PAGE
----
As of Thursday, August 3, 2017
It looks like it will be all quiet on the waterfront for the next couple of years.
Members of the International Longshore and Warehouse Union approved a three-year extension to their five-year contract with the Pacific Maritime Association, which means their contract won’t expire until July 1, 2022.
Early reporting from voting union workers show that 67 percent approve of the change, the ILWU said. Final results will be announced on Aug. 4.
The contract covers some 20,000 full-time and part-time ILWU employees who work at 29 ports from San Diego to Bellingham, Wash. It is the first contract extension of its kind in ILWU history.
“There was no shortage of differing views during the year-long debate leading up to this vote, and members didn’t take this step lightly,” said ILWU International President Robert McEllrath in a statement.
Extending the labor contract was a topic that has been bandied about since the beginning of 2016 and came after West Coast ports were crippled with a labor slowdown and a chassis shortage during the 2015/2016 holiday season. The paralysis at the ports led to importers, manufacturers and retailers losing millions of dollars in sales during the crucial holiday season, which accounts for 20 percent to 30 percent of retailers’ annual sales.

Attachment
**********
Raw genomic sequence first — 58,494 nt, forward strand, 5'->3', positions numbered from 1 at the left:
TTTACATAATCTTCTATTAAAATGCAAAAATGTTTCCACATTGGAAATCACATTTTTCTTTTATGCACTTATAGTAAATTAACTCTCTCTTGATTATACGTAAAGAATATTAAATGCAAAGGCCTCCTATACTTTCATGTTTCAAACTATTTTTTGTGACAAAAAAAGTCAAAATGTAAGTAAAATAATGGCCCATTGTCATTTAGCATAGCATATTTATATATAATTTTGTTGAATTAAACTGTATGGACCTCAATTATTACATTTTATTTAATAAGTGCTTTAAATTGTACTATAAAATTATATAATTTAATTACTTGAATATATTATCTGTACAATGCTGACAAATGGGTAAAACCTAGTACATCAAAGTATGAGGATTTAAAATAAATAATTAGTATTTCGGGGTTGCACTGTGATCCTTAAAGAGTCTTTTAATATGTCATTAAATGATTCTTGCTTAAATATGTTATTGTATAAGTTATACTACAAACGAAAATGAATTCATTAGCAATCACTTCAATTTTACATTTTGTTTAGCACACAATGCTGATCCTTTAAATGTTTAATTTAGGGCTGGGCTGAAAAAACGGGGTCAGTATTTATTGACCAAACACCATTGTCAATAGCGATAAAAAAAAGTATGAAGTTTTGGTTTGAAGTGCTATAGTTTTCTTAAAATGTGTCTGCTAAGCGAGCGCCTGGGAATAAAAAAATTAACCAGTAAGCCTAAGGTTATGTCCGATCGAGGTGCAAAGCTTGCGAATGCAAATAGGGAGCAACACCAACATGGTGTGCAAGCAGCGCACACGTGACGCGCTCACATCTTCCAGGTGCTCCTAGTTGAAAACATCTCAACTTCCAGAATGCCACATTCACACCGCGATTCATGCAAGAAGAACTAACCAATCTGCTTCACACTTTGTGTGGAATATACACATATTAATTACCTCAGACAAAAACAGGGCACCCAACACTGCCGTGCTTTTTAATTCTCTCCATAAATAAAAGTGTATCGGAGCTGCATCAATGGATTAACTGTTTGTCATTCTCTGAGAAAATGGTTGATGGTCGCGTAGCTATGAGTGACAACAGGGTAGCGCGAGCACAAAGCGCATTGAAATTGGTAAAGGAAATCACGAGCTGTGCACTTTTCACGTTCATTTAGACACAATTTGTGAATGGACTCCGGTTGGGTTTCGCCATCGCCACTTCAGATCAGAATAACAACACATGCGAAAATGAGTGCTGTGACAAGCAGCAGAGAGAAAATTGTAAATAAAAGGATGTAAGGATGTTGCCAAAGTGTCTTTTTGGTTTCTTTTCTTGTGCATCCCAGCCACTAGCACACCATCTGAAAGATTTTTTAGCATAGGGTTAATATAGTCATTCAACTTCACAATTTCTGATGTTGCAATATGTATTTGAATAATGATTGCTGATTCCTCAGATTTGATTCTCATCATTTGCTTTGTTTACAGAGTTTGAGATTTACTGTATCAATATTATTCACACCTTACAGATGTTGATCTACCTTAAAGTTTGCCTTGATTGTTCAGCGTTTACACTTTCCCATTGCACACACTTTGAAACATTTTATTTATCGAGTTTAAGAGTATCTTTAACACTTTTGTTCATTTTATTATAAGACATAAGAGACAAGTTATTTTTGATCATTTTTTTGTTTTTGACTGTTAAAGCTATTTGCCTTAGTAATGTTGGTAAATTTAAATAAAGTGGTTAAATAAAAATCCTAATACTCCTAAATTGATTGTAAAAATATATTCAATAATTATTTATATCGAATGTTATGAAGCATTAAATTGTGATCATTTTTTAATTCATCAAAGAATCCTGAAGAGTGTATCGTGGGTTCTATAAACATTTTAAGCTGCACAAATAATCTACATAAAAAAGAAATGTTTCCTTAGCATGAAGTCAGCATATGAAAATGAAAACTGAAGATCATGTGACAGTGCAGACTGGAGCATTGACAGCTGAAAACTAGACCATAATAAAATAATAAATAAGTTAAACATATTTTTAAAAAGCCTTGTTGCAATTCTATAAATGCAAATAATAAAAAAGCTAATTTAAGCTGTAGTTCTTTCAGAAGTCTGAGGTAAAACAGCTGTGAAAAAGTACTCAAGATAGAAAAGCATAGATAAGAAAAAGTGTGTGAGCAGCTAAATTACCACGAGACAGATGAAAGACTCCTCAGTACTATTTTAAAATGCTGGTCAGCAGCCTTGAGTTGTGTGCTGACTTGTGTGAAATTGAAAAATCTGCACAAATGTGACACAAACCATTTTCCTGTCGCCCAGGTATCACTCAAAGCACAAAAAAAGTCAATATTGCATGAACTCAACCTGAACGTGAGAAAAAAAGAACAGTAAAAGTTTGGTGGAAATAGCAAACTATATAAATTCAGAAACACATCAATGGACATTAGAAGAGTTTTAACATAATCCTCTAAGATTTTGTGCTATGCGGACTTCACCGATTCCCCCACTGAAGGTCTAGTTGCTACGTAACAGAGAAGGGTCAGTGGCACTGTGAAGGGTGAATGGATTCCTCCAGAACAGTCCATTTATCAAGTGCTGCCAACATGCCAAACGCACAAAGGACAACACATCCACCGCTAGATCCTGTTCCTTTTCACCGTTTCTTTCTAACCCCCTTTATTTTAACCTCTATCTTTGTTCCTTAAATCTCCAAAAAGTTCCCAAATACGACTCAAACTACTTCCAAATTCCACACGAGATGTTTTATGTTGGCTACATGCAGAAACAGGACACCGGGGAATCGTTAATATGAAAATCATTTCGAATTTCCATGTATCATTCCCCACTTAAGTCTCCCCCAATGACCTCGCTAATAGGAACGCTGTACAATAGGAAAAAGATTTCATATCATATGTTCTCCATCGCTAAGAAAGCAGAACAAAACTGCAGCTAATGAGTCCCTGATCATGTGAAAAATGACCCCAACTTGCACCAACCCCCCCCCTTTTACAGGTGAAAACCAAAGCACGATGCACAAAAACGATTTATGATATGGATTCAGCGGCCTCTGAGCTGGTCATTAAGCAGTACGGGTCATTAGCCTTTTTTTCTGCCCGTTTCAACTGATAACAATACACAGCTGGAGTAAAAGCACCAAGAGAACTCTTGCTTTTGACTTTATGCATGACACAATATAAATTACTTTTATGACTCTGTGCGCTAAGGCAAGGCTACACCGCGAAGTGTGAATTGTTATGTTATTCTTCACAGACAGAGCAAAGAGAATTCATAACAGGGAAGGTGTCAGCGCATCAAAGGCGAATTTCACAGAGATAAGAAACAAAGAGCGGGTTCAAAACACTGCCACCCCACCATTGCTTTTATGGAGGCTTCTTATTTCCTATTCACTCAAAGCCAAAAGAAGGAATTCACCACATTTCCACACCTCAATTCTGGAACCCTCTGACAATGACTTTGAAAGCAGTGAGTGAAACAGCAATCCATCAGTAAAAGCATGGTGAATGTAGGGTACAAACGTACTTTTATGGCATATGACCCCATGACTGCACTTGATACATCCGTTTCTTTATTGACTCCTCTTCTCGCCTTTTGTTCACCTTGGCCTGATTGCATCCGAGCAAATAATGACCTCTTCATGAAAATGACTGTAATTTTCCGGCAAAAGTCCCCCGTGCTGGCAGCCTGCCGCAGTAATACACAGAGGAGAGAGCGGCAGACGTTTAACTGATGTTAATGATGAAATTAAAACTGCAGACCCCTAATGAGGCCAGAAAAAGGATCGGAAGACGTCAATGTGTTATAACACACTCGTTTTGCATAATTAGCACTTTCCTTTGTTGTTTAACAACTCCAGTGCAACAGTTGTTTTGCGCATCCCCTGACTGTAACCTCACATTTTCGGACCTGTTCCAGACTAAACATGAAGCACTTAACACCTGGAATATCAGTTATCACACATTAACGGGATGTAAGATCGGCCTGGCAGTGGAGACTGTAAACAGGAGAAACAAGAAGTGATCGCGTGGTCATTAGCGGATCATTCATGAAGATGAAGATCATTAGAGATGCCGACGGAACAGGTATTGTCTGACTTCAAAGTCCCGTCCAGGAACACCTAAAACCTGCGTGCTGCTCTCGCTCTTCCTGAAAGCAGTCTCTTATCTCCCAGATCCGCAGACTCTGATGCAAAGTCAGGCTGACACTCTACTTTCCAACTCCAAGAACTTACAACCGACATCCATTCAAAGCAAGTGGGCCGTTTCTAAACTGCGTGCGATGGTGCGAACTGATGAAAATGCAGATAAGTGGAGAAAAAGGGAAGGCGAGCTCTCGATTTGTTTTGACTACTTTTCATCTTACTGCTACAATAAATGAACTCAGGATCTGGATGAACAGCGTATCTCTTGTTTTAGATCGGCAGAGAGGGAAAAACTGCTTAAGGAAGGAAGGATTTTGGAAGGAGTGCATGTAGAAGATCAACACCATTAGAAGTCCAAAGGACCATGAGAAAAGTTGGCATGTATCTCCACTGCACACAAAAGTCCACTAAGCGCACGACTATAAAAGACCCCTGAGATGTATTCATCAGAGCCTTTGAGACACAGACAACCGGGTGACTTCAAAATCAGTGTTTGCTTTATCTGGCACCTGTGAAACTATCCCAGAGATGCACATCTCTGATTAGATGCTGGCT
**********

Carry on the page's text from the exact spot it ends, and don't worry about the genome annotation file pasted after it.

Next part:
The Pacific Maritime Association, which represents the port terminal operators and shipping lines that hire the longshore workers, said that it proposed talks on a contract extension to provide stability at West Coast ports.
“With this contract extension, the West Coast waterfront has a tremendous opportunity to attract more market share and demonstrate that our ports and our workforce are truly world-class. We are fully committed to delivering the highest standards of reliability and productivity for years to come, said PMA President James McKenna.
Under the extended contract, workers will see a 3.1 percent-per-year wage increase from 2019 to 2022, taking their base rate of pay from $42.18 an hour to $46.23 by 2022.
Longshore workers would be eligible to retire early during the three-year contract extension. Instead of a minimum retirement age of 62, they could retire at 59.5 without an early-retirement discount. Workers would be eligible to retire after 13 years of employment.
No change would be made to the ILWU’s topnotch health plan, meaning workers don’t pay monthly premiums, only make a $1 co-pay for prescriptions and have limited deductibles. Employers would also make additional contributions to workers’ pension plans.
West Coast ports and longshore workers are following in the footsteps of similar actions taken by East Coast and Gulf Coast ports and the International Longshoremen’s Association to extend their labor contract that was scheduled to expire Sept. 30, 2018